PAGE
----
Thanksgiving is arguably one of the biggest holidays of the year. But how many of us know the full history behind this beloved annual celebration?
As it is Thanksgiving week, I thought it would be interesting to educate myself on how this holiday came to be an official part of our annual calendar. Most historians agree that the first Thanksgiving occurred at a celebration feast in 1621 at which the Pilgrims of Plymouth shared the good fortune of their harvest with the Wampanoag people. The peaceful festivities lasted for three days and set the stage for many future celebratory feasts that marked military victories and other noteworthy events.
In 1789, to honor the creation of the new Constitution and the new nation, George Washington issued a proclamation designating November 26th of that year as a “Day of Public Thanksgiving”. He wanted to recognize the emergence of the new nation from the Revolution and called this day of thanksgiving so the people could acknowledge God for affording them “an opportunity peaceably to establish a form of government for their safety and happiness.”
Thanksgiving became a yearly tradition in many communities who wanted to give thanks to God for their many blessings, but some later presidents, including Thomas Jefferson, felt that the religious demonstration of piety was not appropriate for a government holiday. This was due to the separation of church and state, therefore no more presidential proclamations were made until the 1860s.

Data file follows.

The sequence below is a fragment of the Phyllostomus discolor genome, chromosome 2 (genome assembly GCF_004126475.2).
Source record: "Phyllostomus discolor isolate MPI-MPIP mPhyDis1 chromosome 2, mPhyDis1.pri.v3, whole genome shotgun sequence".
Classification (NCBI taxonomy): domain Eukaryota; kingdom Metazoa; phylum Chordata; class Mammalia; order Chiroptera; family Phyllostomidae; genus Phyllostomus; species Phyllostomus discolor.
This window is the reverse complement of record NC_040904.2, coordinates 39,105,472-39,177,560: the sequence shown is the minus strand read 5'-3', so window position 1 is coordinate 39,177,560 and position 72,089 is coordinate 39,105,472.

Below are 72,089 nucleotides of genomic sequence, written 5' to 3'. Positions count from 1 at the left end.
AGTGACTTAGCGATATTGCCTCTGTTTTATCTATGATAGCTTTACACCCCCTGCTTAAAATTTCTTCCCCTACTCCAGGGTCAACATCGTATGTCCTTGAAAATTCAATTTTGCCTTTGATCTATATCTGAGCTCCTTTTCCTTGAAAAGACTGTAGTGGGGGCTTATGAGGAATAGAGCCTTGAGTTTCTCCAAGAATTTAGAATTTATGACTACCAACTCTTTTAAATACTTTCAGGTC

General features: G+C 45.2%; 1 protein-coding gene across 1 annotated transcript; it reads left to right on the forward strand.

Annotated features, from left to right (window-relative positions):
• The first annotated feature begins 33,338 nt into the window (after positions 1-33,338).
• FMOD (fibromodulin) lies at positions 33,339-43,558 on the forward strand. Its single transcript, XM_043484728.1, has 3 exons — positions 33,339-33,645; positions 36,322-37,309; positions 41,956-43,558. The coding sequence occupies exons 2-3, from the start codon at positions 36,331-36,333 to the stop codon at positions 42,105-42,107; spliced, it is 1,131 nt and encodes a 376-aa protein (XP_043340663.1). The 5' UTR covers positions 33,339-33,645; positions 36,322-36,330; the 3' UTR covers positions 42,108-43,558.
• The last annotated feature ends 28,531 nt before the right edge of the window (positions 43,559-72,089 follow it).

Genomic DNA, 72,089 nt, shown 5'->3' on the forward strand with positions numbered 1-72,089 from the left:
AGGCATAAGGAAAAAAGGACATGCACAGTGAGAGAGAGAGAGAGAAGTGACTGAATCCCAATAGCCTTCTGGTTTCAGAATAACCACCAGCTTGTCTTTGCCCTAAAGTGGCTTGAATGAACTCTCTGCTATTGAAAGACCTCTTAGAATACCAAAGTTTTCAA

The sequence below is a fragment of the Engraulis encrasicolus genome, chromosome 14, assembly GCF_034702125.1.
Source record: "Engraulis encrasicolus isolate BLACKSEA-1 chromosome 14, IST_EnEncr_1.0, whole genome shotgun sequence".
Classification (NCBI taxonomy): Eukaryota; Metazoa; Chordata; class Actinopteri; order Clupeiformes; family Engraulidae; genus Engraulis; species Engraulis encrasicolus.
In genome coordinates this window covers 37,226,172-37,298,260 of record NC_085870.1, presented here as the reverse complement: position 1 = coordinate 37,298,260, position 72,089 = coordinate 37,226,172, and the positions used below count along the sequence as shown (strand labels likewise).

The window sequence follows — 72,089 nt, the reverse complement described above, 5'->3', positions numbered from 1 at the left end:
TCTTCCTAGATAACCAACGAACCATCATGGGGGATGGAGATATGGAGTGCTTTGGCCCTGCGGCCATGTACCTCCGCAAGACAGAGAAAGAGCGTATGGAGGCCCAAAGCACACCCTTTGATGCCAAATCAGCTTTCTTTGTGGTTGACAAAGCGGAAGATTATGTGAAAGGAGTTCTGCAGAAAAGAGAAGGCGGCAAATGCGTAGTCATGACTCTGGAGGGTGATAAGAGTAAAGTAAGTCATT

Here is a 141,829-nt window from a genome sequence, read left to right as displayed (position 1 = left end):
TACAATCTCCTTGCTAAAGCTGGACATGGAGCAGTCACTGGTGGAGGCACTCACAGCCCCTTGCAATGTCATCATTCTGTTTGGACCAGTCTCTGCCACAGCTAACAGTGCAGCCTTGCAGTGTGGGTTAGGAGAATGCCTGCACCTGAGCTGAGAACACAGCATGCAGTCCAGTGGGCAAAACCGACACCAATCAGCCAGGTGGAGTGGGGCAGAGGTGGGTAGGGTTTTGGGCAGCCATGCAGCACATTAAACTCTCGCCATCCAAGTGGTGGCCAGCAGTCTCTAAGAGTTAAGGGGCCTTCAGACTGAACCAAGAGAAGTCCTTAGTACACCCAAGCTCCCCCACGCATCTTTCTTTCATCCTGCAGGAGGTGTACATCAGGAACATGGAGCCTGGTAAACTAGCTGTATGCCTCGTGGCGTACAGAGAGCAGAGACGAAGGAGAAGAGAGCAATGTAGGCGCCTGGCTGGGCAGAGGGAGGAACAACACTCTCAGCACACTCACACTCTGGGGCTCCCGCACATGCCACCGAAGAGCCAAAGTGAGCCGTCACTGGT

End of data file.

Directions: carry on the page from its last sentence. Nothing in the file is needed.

In 1863, President Lincoln made a proclamation marking Thursday, November 26th as Thanksgiving. In this particular instance, he was enumerating the blessings of the American people and giving thanks for emerging successfully from the Battle of Gettysburg. As of that year, Thanksgiving was celebrated on the last Thursday of November.
In 1939 President Franklin D. Roosevelt brought Thanksgiving forward a week in an effort to boost retail sales during the Great Depression from the last Thursday in November to the second to last Thursday. His plan came to be called Franksgiving and was met with passionate opposition. Eventually, in 1941, Roosevelt and the Congress established Thanksgiving as a United States federal holiday to be celebrated on the fourth Thursday in November, which is how it still stands today.
With all the chaos that goes on in the world, I look upon Thanksgiving not only as a time to give thanks but as a wonderful opportunity to remember the simple pleasures of spending quality time with friends and family. Personally, I will be taking the day to be grateful for this great nation, my wonderful agents, clients, friends and the most loving and giving family I am so blessed with.
I hope all of you will share this day of giving thanks with all those you love.